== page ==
Online from: 1984
Subject Area: Education
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|Title:||Factors that may influence or hinder use of instructional technology among accounting faculty|
|Author(s):||Nasrollah Ahadiat, (Accounting Department, College of Business Administration, California State Polytechnic University, Pomona, California, USA)|
|Citation:||Nasrollah Ahadiat, (2005) "Factors that may influence or hinder use of instructional technology among accounting faculty", Campus-Wide Information Systems, Vol. 22 Iss: 4, pp.210 - 232|
|Keywords:||Academic staff, Accountancy, Computer based learning, Teaching, United States of America|
|Article type:||Research paper|
|DOI:||10.1108/10650740510617520 (Permanent URL)|
|Publisher:||Emerald Group Publishing Limited|
Purpose – To determine what factors influence faculty's decisions to use technology in their classes, what factors prevent them from use, and whether there are differences among faculty by gender, ethnicity, rank, sub-areas, etc. in using instructional technology.
Design/methodology/approach – A survey instrument was used to measure attitudes toward technology among accounting educators. The instrument included three separate sections. The first section was devoted to examining factors that could influence faculty's opinion to use technology for teaching. The second section focused on issues that could possibly discourage faculty from use of technology. For these two sections a five-point Likert scale was developed with possible responses ranging from “not important” to “critically important”. The third and final section was designed to provide demographic information for classification purposes and testing of the research questions.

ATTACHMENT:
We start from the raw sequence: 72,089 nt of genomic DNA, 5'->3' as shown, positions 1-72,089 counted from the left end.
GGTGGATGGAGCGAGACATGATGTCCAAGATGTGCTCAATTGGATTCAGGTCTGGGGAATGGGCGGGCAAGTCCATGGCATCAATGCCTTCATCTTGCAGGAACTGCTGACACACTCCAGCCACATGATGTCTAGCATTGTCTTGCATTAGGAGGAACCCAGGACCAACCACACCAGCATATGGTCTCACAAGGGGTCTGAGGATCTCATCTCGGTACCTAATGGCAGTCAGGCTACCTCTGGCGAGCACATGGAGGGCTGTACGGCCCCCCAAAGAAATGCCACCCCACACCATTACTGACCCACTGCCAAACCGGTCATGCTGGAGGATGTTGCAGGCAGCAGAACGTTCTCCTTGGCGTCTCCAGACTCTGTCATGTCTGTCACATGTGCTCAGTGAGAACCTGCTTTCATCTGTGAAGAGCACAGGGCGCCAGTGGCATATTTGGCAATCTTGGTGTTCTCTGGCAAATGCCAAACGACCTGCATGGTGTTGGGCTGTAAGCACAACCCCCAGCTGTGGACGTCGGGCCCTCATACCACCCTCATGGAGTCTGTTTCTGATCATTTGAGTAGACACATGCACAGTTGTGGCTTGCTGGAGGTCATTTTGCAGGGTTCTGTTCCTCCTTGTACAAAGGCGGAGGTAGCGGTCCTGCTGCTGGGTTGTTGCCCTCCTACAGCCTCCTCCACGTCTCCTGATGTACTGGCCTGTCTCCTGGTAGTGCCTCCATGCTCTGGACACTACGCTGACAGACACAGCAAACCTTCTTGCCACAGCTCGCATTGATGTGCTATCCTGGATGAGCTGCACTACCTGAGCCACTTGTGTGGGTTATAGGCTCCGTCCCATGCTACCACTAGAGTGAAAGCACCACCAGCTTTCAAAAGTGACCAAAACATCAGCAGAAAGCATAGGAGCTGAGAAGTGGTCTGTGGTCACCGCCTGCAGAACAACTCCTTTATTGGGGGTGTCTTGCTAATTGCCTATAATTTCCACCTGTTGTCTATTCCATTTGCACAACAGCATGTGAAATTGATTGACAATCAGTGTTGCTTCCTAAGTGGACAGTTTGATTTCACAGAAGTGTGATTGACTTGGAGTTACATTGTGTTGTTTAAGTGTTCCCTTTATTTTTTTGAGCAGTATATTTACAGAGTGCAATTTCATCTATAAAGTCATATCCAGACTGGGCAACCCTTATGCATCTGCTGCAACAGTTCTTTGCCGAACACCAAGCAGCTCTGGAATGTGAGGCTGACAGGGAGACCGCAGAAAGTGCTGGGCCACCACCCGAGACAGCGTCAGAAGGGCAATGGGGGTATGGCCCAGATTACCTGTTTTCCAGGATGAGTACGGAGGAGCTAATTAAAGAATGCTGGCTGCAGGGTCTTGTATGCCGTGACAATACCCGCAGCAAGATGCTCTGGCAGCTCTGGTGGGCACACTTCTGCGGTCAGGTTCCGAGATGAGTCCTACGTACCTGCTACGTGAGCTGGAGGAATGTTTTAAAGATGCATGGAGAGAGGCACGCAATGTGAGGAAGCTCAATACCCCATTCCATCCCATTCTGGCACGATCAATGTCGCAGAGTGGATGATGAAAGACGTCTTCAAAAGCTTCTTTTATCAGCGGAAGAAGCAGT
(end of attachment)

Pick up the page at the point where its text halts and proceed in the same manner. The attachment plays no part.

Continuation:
Findings – The results demonstrate that while accounting faculty value technology greatly and do use it in teaching, significant differences exist in their views toward it. Several factors were found to influence faculty's attitudes toward integration of technology. Conversely, there are other factors that tend to hamper widespread integration.
Research limitations/implications – The research was conducted among US accounting faculty, which perhaps limits its usefulness elsewhere or in other disciplines
Practical implications – University-sponsored incentive programs and financial support could encourage faculty to further incorporate technology and its various dimensions in their classes. Furthermore, administrators should make the necessary arrangements for faculty to attend training seminars designed to provide them with technical support.
Originality/value – This study provides empirical evidence that is useful to both faculty and administrators in integrating technology in education.
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